He stood over me again. He held up his arm and, in obvious pain, explained, “You see, Sister Hoseyni, I’ve been hit by shrapnel.”

It wasn’t clear whether he wanted to comfort me or, because of his delicate constitution, to show he couldn’t stand being wounded himself.

“Don’t worry, doctor,” I said. “I’ll bandage it for you.”

I reached out and he handed me the bandage he was holding. I did everything I could to get up and bandage his arm but couldn’t. He didn’t have the slightest idea how badly I was wounded, thinking perhaps I had merely been knocked to the ground. He was looking around in a daze, horrified perhaps by the sight of so many wounded. I said, “Doctor, no matter what I do, I can’t get up. My legs are shaking.”

He was shocked when he looked down and said, “Sister Hoseyni, you’re wounded, too! Your back is drenched with blood.”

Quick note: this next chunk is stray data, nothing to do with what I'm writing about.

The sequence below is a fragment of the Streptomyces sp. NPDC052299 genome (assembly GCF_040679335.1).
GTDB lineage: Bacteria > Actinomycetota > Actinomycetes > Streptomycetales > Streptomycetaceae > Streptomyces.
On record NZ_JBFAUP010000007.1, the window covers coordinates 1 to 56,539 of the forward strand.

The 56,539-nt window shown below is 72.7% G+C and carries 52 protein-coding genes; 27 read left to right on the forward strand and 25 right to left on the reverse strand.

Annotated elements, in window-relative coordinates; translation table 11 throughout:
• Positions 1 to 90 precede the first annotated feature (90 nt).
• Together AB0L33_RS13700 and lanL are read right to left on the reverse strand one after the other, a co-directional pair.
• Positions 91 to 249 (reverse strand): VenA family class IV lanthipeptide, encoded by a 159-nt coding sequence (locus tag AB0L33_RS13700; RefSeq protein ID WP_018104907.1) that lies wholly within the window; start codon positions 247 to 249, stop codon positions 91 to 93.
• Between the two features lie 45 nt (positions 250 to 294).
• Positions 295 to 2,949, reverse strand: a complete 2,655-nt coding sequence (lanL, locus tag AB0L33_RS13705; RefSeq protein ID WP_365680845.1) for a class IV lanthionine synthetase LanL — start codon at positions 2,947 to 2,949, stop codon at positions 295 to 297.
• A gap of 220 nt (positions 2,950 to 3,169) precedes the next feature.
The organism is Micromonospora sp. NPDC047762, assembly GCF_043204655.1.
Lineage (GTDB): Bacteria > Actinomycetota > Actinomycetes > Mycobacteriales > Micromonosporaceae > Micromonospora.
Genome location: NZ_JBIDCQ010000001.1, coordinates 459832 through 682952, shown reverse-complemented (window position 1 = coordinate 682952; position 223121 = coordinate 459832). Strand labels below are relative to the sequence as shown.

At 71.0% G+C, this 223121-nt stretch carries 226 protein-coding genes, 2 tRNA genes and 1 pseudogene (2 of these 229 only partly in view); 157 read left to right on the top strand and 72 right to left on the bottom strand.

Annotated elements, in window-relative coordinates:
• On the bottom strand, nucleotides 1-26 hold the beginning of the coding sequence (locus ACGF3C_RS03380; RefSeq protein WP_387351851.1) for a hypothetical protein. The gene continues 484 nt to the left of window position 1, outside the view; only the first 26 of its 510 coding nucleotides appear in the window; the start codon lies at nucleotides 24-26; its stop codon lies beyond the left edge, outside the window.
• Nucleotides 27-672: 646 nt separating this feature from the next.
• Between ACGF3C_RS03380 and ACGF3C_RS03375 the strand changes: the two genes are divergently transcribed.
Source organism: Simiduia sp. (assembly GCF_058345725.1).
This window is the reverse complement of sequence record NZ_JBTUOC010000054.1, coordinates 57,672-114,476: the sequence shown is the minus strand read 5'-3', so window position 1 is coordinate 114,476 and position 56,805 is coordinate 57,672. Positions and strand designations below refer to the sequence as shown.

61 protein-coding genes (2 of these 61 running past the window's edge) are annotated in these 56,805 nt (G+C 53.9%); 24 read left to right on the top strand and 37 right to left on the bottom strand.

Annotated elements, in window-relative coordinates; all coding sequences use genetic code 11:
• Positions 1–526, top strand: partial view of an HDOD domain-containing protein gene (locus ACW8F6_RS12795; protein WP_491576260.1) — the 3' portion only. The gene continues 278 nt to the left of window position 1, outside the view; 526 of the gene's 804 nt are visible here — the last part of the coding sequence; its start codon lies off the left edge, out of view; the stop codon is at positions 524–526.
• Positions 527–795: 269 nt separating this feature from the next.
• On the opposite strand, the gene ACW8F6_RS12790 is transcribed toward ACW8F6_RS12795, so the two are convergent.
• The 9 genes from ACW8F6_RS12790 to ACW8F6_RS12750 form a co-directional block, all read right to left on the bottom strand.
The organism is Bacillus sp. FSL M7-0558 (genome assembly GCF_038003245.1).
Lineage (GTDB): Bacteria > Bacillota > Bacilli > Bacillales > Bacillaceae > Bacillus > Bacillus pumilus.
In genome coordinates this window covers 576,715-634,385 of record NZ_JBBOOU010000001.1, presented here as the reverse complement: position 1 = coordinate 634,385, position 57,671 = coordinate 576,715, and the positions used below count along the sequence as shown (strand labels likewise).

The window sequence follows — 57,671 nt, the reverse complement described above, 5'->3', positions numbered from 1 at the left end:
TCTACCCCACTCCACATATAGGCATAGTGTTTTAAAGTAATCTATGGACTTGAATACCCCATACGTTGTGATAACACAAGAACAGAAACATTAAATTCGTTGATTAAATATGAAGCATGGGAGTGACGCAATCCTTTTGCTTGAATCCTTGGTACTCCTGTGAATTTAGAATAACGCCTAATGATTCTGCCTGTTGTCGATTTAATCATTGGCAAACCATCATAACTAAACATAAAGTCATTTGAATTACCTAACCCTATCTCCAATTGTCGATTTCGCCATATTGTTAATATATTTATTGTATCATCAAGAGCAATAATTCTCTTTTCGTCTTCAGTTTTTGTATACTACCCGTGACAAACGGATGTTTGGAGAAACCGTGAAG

I reached around to where it felt wet. Then my fingers sank into soft, warm tissue. Part of my back, I realized, had been torn open, but even so there was no pain. The thought that they would take me back in this state terrified me. “What should I do?” I asked Dr. Sa’adat. “I don’t want to leave. I want to stay right here. What I am supposed to do?”

He said, “It appears all of us will have to go back. Everybody’s wounded.”

Then he rushed away to help another person crying in obvious pain. The doctor said, “Hurry! This man’s got to go to the hospital immediately.”

I tried to move again and managed to raise my head and chest a little, but my spine ached so much I was forced to lie back. I was determined to move my legs and though I thought I had been successful, when I looked down I saw they hadn’t budged. I called out to the doctor again and asked, “Can’t you just patch me up here? I’m not in pain.”

“No. It feels like nothing’s happened to you, but it’s really serious,” he said.

I strained my memory trying to work out what had happened to me. I remembered the wall wobbling and being thrown forward, and then the shrapnel going through the wall and entering my body. Then I recalled thinking about the size of the shrapnel and wondering how a mortar shell could penetrate a wall thirty or forty centimeters thick.